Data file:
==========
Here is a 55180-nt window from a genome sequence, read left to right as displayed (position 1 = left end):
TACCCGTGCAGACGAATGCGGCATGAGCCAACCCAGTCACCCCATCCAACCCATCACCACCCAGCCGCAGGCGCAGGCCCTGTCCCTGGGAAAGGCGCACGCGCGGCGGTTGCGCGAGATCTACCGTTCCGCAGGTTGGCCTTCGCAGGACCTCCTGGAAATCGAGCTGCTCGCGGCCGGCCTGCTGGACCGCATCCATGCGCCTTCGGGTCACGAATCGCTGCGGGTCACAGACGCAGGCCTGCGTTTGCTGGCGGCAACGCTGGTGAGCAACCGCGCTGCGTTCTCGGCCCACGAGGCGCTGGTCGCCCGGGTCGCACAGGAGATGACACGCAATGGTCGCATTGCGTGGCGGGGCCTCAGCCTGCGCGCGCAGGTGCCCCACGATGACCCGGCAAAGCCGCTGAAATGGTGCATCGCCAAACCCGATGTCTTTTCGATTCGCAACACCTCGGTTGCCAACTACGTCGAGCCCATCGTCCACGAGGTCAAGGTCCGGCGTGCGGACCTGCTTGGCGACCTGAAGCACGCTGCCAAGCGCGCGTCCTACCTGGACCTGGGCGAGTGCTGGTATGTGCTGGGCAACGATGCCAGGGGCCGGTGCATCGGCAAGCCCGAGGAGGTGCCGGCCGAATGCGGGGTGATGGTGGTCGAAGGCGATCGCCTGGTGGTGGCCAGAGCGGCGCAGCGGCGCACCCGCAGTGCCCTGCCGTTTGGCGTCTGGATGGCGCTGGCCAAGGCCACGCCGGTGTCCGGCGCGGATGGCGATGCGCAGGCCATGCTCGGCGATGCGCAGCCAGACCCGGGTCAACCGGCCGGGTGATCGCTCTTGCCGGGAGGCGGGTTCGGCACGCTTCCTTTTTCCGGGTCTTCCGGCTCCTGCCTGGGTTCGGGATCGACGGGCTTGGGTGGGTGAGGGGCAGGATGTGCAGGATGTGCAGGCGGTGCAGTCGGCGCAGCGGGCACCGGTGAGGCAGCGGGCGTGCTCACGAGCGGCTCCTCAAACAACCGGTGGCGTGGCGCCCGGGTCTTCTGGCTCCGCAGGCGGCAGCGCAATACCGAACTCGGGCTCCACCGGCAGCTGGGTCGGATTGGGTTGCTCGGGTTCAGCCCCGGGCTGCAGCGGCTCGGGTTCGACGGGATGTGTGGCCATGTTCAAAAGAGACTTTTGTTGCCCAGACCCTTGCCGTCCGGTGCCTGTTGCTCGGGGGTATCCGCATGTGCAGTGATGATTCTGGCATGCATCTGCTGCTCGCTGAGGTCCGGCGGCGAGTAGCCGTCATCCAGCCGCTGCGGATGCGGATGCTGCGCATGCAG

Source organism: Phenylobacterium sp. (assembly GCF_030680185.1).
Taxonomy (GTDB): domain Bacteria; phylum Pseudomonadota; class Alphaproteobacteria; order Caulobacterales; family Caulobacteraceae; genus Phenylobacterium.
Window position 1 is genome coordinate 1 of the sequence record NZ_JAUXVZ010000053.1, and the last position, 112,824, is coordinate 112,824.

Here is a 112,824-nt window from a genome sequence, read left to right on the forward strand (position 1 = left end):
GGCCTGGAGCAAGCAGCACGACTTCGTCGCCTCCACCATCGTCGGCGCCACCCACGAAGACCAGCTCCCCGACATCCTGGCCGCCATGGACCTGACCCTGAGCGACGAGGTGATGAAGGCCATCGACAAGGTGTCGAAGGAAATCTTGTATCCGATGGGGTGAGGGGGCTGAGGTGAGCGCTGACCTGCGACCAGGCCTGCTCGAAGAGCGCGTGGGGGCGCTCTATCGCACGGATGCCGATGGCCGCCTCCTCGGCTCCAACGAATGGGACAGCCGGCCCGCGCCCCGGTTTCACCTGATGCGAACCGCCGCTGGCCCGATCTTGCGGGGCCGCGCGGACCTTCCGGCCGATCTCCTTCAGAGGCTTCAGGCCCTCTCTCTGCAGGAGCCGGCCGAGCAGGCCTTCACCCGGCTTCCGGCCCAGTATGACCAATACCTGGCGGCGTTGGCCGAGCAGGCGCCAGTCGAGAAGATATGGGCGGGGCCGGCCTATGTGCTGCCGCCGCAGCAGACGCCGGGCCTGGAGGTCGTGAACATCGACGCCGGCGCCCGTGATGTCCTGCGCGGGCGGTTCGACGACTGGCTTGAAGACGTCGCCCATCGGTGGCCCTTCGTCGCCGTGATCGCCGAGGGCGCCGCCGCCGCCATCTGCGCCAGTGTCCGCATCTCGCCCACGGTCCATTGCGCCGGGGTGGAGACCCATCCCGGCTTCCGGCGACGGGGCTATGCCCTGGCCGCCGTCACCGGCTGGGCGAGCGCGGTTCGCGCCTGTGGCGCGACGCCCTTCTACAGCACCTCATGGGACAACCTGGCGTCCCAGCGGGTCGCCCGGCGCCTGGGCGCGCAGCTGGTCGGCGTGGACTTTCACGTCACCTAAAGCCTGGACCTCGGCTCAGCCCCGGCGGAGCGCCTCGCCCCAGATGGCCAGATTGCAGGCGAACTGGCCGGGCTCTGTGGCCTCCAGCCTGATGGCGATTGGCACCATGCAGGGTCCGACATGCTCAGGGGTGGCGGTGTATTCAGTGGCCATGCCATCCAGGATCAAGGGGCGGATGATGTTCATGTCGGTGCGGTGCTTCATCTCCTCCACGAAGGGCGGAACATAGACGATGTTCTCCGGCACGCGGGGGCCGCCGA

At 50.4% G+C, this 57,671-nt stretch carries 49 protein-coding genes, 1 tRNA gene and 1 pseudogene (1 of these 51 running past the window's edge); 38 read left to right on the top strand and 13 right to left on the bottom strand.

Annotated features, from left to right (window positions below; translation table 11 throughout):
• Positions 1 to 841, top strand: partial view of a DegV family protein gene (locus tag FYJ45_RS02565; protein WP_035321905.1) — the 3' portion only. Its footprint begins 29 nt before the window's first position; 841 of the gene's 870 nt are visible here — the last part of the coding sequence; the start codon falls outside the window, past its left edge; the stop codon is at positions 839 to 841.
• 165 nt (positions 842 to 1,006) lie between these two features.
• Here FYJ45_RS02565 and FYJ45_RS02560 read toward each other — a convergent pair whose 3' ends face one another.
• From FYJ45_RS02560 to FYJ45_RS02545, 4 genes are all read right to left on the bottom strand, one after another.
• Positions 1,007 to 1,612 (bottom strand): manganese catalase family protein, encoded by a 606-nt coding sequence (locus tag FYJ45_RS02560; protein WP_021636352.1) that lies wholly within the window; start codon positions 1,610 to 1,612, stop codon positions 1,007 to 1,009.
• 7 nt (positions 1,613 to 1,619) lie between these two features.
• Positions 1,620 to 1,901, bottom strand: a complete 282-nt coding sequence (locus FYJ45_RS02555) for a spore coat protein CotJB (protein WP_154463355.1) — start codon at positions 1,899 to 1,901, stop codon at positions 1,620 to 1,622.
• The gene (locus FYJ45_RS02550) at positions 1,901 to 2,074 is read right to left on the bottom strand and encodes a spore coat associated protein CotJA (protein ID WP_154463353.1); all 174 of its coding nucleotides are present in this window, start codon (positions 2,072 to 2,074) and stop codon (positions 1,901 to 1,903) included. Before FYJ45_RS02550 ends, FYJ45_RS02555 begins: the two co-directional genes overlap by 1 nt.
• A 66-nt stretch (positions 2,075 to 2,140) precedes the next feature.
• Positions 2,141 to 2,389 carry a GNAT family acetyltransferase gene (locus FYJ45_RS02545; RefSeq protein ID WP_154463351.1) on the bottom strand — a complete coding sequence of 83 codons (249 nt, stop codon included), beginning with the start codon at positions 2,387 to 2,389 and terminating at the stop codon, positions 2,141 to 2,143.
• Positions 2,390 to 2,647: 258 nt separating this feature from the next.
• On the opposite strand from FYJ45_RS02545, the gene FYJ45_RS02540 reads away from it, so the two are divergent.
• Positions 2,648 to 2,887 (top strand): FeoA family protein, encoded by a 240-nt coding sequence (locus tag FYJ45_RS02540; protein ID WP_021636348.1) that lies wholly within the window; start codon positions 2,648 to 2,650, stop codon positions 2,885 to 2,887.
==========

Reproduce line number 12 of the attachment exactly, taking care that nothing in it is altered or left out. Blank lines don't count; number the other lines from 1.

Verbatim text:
• Here FYJ45_RS02565 and FYJ45_RS02560 read toward each other — a convergent pair whose 3' ends face one another.